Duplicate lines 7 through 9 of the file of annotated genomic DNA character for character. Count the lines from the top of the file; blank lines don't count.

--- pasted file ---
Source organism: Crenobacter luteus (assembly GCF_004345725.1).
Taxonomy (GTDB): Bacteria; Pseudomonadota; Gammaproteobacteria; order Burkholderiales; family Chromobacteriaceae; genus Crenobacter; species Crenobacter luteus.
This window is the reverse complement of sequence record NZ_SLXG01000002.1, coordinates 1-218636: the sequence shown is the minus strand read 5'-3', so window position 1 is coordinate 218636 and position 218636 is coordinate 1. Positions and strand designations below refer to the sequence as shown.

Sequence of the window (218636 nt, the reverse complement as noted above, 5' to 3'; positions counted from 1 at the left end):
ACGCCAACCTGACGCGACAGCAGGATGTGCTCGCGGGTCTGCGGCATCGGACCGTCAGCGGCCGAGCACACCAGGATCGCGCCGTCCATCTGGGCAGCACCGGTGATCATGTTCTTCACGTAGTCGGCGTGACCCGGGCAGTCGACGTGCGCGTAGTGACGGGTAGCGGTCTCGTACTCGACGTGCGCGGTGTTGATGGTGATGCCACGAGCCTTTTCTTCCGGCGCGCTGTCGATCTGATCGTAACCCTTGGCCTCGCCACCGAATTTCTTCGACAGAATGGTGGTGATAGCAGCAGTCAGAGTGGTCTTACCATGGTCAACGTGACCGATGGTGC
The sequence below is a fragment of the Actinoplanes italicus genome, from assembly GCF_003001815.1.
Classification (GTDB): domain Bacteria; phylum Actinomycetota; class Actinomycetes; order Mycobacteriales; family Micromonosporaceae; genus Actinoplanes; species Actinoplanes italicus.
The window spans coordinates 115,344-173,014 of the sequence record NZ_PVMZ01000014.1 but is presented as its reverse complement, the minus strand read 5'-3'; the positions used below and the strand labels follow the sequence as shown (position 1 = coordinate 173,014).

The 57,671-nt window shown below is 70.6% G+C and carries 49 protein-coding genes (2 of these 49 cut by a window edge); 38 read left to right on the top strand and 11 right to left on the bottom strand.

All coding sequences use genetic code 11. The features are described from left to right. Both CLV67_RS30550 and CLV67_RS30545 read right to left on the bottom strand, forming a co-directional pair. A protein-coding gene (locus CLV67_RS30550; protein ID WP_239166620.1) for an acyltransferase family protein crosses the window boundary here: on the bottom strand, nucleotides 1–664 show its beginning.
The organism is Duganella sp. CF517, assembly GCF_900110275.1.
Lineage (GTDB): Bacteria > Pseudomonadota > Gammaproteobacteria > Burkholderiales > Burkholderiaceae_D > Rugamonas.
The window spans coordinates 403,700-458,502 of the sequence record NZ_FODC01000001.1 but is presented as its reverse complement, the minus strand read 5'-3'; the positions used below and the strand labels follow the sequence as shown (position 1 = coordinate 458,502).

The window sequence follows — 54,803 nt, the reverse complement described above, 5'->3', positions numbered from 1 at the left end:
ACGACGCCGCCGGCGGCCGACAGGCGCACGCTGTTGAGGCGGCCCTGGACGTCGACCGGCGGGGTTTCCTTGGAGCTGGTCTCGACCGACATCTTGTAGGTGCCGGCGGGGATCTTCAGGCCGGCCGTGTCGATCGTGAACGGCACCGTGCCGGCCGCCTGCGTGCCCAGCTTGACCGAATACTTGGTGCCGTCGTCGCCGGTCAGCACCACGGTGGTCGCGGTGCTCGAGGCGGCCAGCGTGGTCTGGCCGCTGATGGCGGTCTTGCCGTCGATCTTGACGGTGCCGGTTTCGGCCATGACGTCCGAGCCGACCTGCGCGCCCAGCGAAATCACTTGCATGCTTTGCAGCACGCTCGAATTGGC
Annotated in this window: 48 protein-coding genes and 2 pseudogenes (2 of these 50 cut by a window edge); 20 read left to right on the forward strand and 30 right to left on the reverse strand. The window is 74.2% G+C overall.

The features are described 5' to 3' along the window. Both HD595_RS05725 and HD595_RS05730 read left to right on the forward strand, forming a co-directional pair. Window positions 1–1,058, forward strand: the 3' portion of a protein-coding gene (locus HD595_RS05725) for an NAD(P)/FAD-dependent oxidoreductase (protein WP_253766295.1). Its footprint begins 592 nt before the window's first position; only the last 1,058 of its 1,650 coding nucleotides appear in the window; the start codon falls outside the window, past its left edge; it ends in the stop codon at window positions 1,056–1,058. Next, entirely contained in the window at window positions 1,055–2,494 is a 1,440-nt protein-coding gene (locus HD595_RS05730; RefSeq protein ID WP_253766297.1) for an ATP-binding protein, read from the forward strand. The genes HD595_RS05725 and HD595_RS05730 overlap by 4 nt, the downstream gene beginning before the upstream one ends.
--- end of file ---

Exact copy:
Classification (GTDB): domain Bacteria; phylum Actinomycetota; class Actinomycetes; order Mycobacteriales; family Micromonosporaceae; genus Actinoplanes; species Actinoplanes italicus.
The window spans coordinates 115,344-173,014 of the sequence record NZ_PVMZ01000014.1 but is presented as its reverse complement, the minus strand read 5'-3'; the positions used below and the strand labels follow the sequence as shown (position 1 = coordinate 173,014).

The 57,671-nt window shown below is 70.6% G+C and carries 49 protein-coding genes (2 of these 49 cut by a window edge); 38 read left to right on the top strand and 11 right to left on the bottom strand.